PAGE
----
An interesting case: Neuronal Ceroid Lipofuscinosis by Melanie Dobromylskyj

Two 9 month old littermates, one male neutered and one female neutered, both of whom were rescued as kittens, presented with neurological signs including marked ataxia, intermittent seizures, tremors, “rearing up like meerkats” and “falling over backwards”. The onset of symptoms was within two days of each other, and the symptoms were progressive although one progressed quite quickly and the other more slowly.

No obvious toxins were identified in their environment, including lead. There was no pyrexia, and no haematological or biochemical changes were found. Trial treatments included thiamine, clindamycin and Keppra, but there was no clinical response.

Due to the progressive nature of the disease and lack of response to therapy, the owner opted for euthanasia. Samples of both brains were submitted to Finn Pathologists. There were no apparent gross changes visible on assessment. Sections were taken for histological assessment, including pituitary gland, cerebrum, midbrain, hindbrain and cerebellum.

Within many of the neurons within the cerebellum, hippocampus and sometimes elsewhere within the grey matter of the cerebrum, there was an accumulation of material within the cytoplasm; this material was deeply eosinophilic to sometimes red, with a slightly glassy appearance and often formed variably-sized, circular bodies with fairly distinct borders. There was also a decrease in Purkinje cells within the cerebellum, associated with a proliferation of cells resembling astrocytes. There was also some white matter degeneration noted within the cerebellum.

High power view (400x), HE-stained section through the hippocampus. The green arrows indicate the accumulated material within the cytoplasm of neurons.

At this stage the favoured diagnosis was of some form of storage disease; these are thought to be due to congenital defects, which lead to a fault in the normal degradation and processing pathways of certain materials. This material then tends to accumulate within various cell types, including the neurons – which is when they lead to clinical signs. Depending on the specific enzyme defect, the accumulated material can consist of glycolipids, carbohydrates, proteins, etc. The young age at onset and these two genetically similar cats being affected would also be consistent with a storage disease, and particularly in the absence of any other possible causes.

Special stains were used to try and further determine the precise nature of the material within the cytoplasm of these neurons, including Periodic Acid Schiff (PAS) for glycogen (negative) and Luxol Fast Blue (negative). However, when viewed under fluorescence (using a special microscope at the Royal Veterinary College), the material demonstrated auto fluorescence (green). This would be consistent with lipofuscin and in this case lead to a presumptive diagnosis of a ceroid-lipofuscinosis type of storage disease.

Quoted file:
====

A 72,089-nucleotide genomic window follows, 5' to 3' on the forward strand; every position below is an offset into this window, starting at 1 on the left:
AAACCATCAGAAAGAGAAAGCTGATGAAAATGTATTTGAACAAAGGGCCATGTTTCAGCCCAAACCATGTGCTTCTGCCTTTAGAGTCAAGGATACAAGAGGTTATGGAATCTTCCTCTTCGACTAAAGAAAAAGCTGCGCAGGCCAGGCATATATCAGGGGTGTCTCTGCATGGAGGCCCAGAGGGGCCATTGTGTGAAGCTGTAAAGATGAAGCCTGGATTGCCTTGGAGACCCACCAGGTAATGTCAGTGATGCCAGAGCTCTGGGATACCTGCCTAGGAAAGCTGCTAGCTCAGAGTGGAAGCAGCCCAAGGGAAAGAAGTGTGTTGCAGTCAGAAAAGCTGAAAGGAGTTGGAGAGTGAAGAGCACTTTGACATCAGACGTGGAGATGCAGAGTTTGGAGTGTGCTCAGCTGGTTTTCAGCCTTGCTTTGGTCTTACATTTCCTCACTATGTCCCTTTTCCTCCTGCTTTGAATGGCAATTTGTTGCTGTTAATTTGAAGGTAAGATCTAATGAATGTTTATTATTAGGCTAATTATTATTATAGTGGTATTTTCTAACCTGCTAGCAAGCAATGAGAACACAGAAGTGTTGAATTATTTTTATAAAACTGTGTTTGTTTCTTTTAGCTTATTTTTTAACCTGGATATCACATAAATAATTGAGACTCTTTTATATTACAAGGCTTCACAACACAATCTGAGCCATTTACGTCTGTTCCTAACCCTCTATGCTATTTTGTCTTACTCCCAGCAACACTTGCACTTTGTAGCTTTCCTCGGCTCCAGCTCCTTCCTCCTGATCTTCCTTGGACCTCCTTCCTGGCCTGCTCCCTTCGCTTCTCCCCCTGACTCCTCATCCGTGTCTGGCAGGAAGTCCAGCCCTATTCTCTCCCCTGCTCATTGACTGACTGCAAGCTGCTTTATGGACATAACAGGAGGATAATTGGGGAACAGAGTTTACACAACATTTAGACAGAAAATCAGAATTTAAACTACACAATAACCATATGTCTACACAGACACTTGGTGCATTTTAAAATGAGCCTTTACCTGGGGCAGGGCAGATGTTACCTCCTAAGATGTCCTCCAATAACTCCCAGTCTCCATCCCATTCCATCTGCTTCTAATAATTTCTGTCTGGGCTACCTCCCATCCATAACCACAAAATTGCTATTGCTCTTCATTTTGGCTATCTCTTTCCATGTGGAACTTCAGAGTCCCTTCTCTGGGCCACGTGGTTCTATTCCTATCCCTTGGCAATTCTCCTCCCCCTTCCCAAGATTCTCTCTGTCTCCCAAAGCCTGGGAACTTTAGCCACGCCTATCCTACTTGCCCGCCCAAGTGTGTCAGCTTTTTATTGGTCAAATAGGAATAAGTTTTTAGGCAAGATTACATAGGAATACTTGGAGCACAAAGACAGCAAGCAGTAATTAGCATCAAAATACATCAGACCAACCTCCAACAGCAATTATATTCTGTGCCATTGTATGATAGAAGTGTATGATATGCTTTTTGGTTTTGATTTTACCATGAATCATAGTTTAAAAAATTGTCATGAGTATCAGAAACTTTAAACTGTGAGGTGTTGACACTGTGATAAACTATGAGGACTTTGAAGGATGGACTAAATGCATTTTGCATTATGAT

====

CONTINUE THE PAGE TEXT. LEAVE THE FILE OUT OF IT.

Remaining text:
When viewed under fluorescence at 200x magnification, the accumulated material demonstrates auto fluorescence (green). Courtesy of Prof. Simon Priestnall, Royal Veterinary College

A case report was published in JFMS Open Reports in 2018 of a case of neuronal ceroid lipofuscinosis in a cat (White et al.) – this case was a 2 year old male Domestic Short Hair cat presenting with a two week history of altered mentation, blindness and focal epileptic seizures:

“The neuronal ceroid lipofuscinoses represent a heterogeneous group of genetically determined neurodegenerative lysosomal storage diseases. The disease is characterised by abnormal accumulation of autofluorescent lipopigments within the neuronal and extraneural tissue. Neuronal ceroid lipofuscinosis has been described in several domestic species, including dogs, cats, cattle, sheep, goats, monkeys and mice.”

References and Further Reading:

White C., Mortier J., Verin R., et al. MRI findings of neuroal ceroid lipofuscinosis in a cat. J Feline Med Surg Open Reports 2018.

Weissenbeck H. and Rossel C. Neuronal ceroid-lipofuscinosis in a domestic cat: clinical, morphological and immunohistochemical findings. J Comp Pathol 1997; 117: 17–24.

Kuwamura M., Nakagawa M., Nabe M., et al. Neuronal ceroid-lipofuscinosis in a Japanese domestic shorthair cat. J Vet Med Sci 2009: 71: 665–667.

Furusawa Y., Mizukami K., Yabuki A., et al. Mutational analysis of the feline CLN3 gene and an ultrastructural evaluation of lysosomal storage material in a cat with neuronal ceroid lipofuscinosis: an investigation into the molecular basis of the disease. Vet J 2012; 194: 425–428.

Chalkley M.D., Armien A.G., Gilliam D.H., et al. Characterization of neuronal ceroid-lipofuscinosis in 3 cats. Vet Pathol 2014; 51: 796–804.

 Please could we also thank:

  • The Axiom client who submitted the case and gave permission for its use on the website and for teaching purposes – Pete Coleshaw from Jaffa Vets.
  • Simon Priestnall at the RVC for his help with the fluorescence microscopy and opinions.
  • Mark Wessels and Nick Woodger who also gave their opinions on the case (this is something seen in farm animal species more than cats, so they both were very helpful in this instance!!).

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